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Officials during the launch of the fight ring during the Big Fight Nights (BFN) Promotions launch at Old Kampala Sports Arena in Mengo, Kampala | Courtesy photo

Reforming the Ugandan professional fighting business

The script to making as a top fighter is simple, go to your nearest boxing club, join it, throw a couple of punches and hope that in a few years you will be standing at the top rope as a world champion. 

But in reality, making it as a top professional fighter is much more than that in any fighting discipline boxing, kickboxing, Thai boxing or any combat sport.

Of course, you will have to beat a number of opponents as you climb the ranking, but making a career out of boxing requires much more than that.

Fighter will need to have a team that will help them prepare for fights and ensure that they earn their money from the fights while also growing their brands to earn from sponsorships.

In the Ugandan context, it is easy to find good fighters, but bridging the gap from amateur into turning professional is the leap many boxers find to huge to jump over not because of lack of ambition, but the lack of avenues through which they can turn around their careers and earn from them.

However, there is a new player in the business whose ambition is to close the gap and ensure a more seamless transition from amateur to professional.

Big Fight Night Promotions has joined the fighting business with the objective of developing fighters and managing their careers from the amateur boxing clubs.

“We want to change the face of professional boxing in the country,” BFN Promotions chief Executive Omaria Bosco told Nile Post.

“The idea is to sell professional fights in a more fulfilling package and ensure that there are regular competitions for the fans to enjoy.”

“As BFN promotions, our approach will be to create the next big stars and provide that much needed platform for the kids in the ghetto searching for their breakthrough,” he added.

“Promoters in the business have been looking at working with the established fighters, but who tells the story of the amateurs who want to go pro?”

“We are sure that the talent is there in abundance, but how we develop it has been the problem and we are confident in our ability to bridge that gap,” Omaria explained.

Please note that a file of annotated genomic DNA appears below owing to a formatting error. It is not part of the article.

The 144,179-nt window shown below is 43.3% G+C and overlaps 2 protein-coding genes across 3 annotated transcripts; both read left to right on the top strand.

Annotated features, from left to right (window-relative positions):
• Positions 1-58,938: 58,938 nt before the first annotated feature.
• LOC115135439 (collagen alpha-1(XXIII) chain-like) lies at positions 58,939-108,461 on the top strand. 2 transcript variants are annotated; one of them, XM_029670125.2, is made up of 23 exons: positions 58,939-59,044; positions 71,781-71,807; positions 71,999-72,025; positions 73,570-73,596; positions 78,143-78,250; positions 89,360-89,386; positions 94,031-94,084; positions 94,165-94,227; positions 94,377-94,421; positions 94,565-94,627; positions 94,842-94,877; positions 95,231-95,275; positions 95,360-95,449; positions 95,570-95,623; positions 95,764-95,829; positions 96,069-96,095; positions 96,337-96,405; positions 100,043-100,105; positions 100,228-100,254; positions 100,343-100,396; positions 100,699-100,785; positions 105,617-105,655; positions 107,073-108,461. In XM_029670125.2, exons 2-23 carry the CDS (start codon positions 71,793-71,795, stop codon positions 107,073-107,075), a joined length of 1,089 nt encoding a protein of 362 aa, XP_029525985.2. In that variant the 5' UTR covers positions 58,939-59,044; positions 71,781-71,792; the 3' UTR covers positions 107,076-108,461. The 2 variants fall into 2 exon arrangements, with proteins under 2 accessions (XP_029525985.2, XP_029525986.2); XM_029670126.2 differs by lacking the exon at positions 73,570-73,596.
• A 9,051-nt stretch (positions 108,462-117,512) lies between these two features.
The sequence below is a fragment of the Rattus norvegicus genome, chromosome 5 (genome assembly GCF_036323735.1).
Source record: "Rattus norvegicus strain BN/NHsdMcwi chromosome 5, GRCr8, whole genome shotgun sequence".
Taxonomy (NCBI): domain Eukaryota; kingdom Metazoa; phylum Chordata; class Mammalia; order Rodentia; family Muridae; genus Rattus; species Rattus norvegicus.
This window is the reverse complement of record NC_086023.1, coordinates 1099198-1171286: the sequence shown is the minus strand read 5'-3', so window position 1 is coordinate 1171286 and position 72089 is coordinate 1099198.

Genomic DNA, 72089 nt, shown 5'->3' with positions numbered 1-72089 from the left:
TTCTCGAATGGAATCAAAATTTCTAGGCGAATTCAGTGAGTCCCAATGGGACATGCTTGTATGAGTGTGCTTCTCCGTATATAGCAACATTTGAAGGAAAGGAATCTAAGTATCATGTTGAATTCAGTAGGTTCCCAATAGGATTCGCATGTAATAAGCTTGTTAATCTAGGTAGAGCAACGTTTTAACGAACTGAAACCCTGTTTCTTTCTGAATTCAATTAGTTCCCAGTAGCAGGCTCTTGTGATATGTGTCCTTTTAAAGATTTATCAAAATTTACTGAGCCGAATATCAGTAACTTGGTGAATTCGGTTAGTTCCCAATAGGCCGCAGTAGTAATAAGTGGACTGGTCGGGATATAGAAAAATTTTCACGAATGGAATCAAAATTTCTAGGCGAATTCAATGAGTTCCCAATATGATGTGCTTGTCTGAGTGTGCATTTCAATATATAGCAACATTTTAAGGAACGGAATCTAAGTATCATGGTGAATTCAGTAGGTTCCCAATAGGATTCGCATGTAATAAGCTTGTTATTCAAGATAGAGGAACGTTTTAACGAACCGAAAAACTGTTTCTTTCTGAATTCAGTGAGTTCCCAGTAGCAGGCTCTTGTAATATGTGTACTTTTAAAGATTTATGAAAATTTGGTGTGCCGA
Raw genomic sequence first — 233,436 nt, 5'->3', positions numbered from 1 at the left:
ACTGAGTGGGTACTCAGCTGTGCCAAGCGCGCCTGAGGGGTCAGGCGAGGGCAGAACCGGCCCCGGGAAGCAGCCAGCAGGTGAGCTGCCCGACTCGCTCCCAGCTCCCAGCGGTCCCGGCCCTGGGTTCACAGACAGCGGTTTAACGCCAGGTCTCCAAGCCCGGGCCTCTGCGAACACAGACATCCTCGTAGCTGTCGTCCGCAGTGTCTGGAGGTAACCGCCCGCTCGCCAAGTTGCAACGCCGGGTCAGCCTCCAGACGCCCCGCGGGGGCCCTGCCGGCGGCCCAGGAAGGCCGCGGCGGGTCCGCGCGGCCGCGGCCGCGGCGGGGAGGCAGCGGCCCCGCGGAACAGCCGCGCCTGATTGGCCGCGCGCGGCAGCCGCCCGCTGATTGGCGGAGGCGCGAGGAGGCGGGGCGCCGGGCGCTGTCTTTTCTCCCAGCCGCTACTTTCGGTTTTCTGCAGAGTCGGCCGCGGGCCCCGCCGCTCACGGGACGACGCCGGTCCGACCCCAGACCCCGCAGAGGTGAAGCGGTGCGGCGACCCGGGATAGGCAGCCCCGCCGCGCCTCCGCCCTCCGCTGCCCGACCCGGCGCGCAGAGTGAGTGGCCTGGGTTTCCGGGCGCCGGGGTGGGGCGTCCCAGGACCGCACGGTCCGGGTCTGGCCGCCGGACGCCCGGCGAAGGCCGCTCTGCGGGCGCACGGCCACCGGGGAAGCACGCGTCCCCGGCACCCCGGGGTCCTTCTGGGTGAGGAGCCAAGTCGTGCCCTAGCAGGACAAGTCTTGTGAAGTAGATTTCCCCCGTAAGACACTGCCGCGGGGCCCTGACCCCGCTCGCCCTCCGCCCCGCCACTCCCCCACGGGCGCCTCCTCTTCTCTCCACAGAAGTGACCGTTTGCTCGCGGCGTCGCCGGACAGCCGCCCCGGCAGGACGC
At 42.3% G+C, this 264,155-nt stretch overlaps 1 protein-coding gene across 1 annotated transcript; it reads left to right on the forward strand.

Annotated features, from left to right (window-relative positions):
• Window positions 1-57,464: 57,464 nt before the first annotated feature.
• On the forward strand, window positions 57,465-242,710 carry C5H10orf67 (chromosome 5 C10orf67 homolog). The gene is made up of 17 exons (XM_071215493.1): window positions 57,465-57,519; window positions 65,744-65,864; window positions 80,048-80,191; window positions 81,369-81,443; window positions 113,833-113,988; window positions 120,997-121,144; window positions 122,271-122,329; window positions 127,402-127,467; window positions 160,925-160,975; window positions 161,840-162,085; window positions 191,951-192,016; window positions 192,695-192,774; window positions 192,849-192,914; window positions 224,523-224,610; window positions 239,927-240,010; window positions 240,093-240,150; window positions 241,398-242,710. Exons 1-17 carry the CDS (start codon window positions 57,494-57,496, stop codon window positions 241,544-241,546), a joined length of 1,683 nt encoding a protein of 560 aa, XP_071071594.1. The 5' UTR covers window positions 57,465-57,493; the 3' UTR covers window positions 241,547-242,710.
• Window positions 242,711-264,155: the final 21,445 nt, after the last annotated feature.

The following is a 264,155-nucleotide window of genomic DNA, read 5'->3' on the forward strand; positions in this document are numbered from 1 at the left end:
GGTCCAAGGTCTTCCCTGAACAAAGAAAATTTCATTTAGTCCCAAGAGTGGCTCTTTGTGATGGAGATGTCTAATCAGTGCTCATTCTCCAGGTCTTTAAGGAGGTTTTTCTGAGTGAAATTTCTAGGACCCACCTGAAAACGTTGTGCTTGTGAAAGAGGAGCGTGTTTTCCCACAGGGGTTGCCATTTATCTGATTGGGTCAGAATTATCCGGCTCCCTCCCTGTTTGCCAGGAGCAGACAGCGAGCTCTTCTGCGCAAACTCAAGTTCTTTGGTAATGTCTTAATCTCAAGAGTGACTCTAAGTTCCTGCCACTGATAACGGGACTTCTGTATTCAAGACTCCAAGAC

Big Fight Night’s approach is a game changer with the promotions company looking at tapping into the available talent languishing at amateur level and then accelerating their professional careers.

Launched in 2021, BFN announced their new path on Wednesday afternoon at Old Kampala, where they also unveiled their state-of-the-art fighting ring worth a little over USD 16,000 (UGX 60,000,000) made out of local material.

Salim Uhuru Nsubuga (left) greets Bosco Omario during the launch of the fighting ring | Courtesy photo

“Our objective is to improve the quality of professional fights. This investment speaks for itself, and tells how huge our ambition is,” Omaria said.

“We want to be able to host top international fights here in Kampala. With such a ring, I am sure fighters will be comfortable flying over to Kampala when they are sure the facility fits international standards.”

“It is no secret that professional fights have suffered with the lack of proper facilities, but now this is here and this ring fulfils all international standards and can host any fight from boxing to kick boxing.”

“The other advantage is that this ring has been made locally. We assembled a team and used mainly local equipment to develop something this impressive which also helps the growth of the Ugandan industry,” he stated.

Uganda Professional Boxing Commission chairman Salim Uhuru welcomed the initiative saying that it is ‘a definite game changer’.

“This is a game changer in terms of growing the professional standards within the country, and opens up an avenue for the young lads who want to become top professionals,” Uhuru said.

“We have had promoters who look at benefitting from the already made fighters which has held the sport back a bit. But having an entity willing to growing fresh blood is something that the commission welcomes.”

“The future is bright, and I pledge to support their objective, but my warning is that they should not play along with the cheap politics in associations, but look to serve to the good of the sport,” Uhuru stated.

Meanwhile, Uganda Boxing Federation president Moses Muhangi described the initiative as ‘a significant step in the growth of the sports one that has been long overdue’.

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